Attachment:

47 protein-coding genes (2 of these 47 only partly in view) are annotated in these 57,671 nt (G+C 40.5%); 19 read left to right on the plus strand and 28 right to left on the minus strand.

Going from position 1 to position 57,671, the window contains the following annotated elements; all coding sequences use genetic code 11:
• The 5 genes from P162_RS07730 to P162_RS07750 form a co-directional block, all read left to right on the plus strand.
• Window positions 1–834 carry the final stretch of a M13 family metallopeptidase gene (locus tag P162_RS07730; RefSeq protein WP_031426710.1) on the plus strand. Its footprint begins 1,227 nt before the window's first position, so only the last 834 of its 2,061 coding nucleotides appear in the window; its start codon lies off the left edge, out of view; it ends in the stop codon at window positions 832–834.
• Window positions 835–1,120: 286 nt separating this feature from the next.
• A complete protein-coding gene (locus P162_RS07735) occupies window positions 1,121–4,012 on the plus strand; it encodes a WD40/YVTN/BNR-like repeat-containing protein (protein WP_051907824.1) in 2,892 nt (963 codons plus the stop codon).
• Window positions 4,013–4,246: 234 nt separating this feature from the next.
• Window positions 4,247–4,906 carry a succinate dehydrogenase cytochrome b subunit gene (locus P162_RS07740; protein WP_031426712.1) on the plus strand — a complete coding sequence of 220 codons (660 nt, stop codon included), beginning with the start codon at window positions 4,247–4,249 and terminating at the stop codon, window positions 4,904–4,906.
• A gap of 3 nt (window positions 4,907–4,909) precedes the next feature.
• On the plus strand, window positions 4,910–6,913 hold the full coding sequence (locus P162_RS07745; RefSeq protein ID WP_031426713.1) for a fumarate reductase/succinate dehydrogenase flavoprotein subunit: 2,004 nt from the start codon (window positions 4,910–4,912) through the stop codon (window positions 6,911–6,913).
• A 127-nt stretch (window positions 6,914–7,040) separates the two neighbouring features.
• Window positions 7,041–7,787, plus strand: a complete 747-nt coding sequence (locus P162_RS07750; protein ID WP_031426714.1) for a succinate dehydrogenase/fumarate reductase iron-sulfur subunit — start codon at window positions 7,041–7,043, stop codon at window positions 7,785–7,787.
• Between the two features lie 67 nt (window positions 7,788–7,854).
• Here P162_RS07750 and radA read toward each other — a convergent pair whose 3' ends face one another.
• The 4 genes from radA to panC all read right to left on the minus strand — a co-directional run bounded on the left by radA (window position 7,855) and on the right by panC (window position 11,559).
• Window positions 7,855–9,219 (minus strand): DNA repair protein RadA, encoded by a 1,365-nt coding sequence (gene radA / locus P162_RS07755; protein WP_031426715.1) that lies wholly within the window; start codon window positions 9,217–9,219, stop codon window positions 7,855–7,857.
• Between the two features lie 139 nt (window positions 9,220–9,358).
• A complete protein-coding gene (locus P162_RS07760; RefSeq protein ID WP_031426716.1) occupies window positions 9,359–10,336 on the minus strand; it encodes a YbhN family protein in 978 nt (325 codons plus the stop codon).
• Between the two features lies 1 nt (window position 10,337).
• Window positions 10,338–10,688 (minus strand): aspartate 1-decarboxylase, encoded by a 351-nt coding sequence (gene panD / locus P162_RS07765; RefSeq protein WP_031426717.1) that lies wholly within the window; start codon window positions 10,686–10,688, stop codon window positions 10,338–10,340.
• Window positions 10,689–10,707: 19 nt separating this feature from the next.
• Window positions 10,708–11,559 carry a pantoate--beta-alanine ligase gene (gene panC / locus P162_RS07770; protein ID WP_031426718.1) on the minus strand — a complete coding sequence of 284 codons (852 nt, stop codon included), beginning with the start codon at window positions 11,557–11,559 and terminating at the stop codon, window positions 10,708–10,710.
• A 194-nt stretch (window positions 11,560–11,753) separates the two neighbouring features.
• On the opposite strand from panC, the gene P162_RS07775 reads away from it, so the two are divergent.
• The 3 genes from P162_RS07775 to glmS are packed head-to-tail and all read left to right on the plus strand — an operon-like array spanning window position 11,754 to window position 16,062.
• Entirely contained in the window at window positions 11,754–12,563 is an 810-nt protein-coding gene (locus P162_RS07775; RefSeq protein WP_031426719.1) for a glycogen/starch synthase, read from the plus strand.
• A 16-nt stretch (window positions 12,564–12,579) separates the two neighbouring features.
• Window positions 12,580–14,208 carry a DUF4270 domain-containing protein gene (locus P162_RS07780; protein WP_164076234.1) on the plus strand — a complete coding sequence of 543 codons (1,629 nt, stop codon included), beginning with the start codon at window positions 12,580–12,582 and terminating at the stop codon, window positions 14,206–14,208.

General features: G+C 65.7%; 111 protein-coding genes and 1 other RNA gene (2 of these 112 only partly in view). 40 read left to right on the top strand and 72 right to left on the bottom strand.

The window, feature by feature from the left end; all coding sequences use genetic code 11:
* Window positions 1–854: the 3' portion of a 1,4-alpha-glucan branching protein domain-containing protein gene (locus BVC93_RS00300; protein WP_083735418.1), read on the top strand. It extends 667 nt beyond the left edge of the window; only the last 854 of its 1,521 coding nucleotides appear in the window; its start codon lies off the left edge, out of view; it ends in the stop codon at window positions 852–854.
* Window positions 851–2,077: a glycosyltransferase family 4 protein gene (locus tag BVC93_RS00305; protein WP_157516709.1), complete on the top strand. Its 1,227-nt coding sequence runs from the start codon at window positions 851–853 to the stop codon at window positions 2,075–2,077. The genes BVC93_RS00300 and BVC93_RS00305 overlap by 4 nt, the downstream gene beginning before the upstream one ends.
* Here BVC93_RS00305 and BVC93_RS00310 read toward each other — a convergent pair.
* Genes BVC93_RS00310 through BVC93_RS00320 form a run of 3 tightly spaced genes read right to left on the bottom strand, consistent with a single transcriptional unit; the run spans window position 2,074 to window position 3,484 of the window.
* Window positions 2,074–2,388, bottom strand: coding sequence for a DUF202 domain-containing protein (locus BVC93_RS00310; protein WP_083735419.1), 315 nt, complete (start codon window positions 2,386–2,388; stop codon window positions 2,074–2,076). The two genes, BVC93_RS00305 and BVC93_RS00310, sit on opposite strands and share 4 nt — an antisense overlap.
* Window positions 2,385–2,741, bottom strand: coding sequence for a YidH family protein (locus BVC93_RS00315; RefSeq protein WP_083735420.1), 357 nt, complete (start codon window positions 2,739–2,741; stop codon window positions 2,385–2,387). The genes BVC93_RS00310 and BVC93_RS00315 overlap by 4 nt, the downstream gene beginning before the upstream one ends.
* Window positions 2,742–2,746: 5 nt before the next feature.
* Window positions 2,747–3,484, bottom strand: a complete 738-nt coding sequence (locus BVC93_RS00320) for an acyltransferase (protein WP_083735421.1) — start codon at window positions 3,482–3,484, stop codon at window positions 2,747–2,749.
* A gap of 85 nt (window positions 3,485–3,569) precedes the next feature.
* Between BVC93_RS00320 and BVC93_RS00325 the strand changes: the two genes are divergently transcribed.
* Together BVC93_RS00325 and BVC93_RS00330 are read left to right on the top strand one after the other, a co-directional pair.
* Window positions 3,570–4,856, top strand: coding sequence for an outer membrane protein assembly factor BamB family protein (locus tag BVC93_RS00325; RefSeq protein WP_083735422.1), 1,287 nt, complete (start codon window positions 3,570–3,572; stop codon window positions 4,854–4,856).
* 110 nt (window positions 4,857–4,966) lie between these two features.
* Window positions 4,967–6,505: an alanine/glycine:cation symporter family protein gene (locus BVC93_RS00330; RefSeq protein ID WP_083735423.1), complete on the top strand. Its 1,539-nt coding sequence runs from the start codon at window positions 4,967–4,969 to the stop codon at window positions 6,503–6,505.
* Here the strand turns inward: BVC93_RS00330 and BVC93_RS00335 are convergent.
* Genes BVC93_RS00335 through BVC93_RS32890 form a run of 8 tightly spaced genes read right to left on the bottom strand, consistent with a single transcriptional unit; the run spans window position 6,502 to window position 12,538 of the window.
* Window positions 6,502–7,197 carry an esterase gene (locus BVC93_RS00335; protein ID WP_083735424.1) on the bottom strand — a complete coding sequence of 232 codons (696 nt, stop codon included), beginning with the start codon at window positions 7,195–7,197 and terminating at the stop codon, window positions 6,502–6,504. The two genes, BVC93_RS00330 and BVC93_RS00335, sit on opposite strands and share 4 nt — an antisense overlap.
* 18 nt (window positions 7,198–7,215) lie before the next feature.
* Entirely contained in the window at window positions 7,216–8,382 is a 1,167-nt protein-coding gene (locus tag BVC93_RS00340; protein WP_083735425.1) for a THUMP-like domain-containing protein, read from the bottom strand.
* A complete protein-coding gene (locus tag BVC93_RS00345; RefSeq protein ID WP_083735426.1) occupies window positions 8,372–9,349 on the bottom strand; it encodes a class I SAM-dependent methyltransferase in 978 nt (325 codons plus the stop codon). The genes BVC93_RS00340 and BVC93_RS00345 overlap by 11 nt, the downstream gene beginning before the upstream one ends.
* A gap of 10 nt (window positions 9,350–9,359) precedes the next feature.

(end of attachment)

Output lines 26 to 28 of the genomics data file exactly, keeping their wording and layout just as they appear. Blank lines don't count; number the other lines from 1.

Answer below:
• Entirely contained in the window at window positions 11,754–12,563 is an 810-nt protein-coding gene (locus P162_RS07775; RefSeq protein WP_031426719.1) for a glycogen/starch synthase, read from the plus strand.
• A 16-nt stretch (window positions 12,564–12,579) separates the two neighbouring features.
• Window positions 12,580–14,208 carry a DUF4270 domain-containing protein gene (locus P162_RS07780; protein WP_164076234.1) on the plus strand — a complete coding sequence of 543 codons (1,629 nt, stop codon included), beginning with the start codon at window positions 12,580–12,582 and terminating at the stop codon, window positions 14,206–14,208.